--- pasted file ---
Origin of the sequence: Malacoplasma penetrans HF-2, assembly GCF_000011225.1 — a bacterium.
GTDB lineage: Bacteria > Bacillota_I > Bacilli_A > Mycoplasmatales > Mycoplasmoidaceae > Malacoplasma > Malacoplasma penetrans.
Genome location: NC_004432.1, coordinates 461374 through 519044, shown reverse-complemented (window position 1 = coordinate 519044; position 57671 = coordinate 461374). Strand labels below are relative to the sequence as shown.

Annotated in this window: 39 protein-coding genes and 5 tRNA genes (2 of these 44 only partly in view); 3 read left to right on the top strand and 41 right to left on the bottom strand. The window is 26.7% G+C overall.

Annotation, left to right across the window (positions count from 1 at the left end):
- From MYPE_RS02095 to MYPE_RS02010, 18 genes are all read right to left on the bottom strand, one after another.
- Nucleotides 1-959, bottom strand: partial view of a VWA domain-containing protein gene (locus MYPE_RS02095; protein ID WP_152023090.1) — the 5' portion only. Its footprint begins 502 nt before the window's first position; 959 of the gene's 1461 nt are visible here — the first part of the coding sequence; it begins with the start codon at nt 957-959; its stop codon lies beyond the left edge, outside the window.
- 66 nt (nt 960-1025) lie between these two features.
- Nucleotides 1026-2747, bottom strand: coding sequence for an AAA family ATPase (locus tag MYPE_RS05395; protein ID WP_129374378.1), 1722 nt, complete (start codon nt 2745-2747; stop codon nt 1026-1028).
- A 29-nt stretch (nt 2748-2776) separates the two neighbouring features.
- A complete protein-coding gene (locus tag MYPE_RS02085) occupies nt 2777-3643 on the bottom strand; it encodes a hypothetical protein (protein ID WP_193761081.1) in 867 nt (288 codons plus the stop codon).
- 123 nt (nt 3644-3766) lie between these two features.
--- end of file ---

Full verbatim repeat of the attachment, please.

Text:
Origin of the sequence: Malacoplasma penetrans HF-2, assembly GCF_000011225.1 — a bacterium.
GTDB lineage: Bacteria > Bacillota_I > Bacilli_A > Mycoplasmatales > Mycoplasmoidaceae > Malacoplasma > Malacoplasma penetrans.
Genome location: NC_004432.1, coordinates 461374 through 519044, shown reverse-complemented (window position 1 = coordinate 519044; position 57671 = coordinate 461374). Strand labels below are relative to the sequence as shown.

Annotated in this window: 39 protein-coding genes and 5 tRNA genes (2 of these 44 only partly in view); 3 read left to right on the top strand and 41 right to left on the bottom strand. The window is 26.7% G+C overall.

Annotation, left to right across the window (positions count from 1 at the left end):
- From MYPE_RS02095 to MYPE_RS02010, 18 genes are all read right to left on the bottom strand, one after another.
- Nucleotides 1-959, bottom strand: partial view of a VWA domain-containing protein gene (locus MYPE_RS02095; protein ID WP_152023090.1) — the 5' portion only. Its footprint begins 502 nt before the window's first position; 959 of the gene's 1461 nt are visible here — the first part of the coding sequence; it begins with the start codon at nt 957-959; its stop codon lies beyond the left edge, outside the window.
- 66 nt (nt 960-1025) lie between these two features.
- Nucleotides 1026-2747, bottom strand: coding sequence for an AAA family ATPase (locus tag MYPE_RS05395; protein ID WP_129374378.1), 1722 nt, complete (start codon nt 2745-2747; stop codon nt 1026-1028).
- A 29-nt stretch (nt 2748-2776) separates the two neighbouring features.
- A complete protein-coding gene (locus tag MYPE_RS02085) occupies nt 2777-3643 on the bottom strand; it encodes a hypothetical protein (protein ID WP_193761081.1) in 867 nt (288 codons plus the stop codon).
- 123 nt (nt 3644-3766) lie between these two features.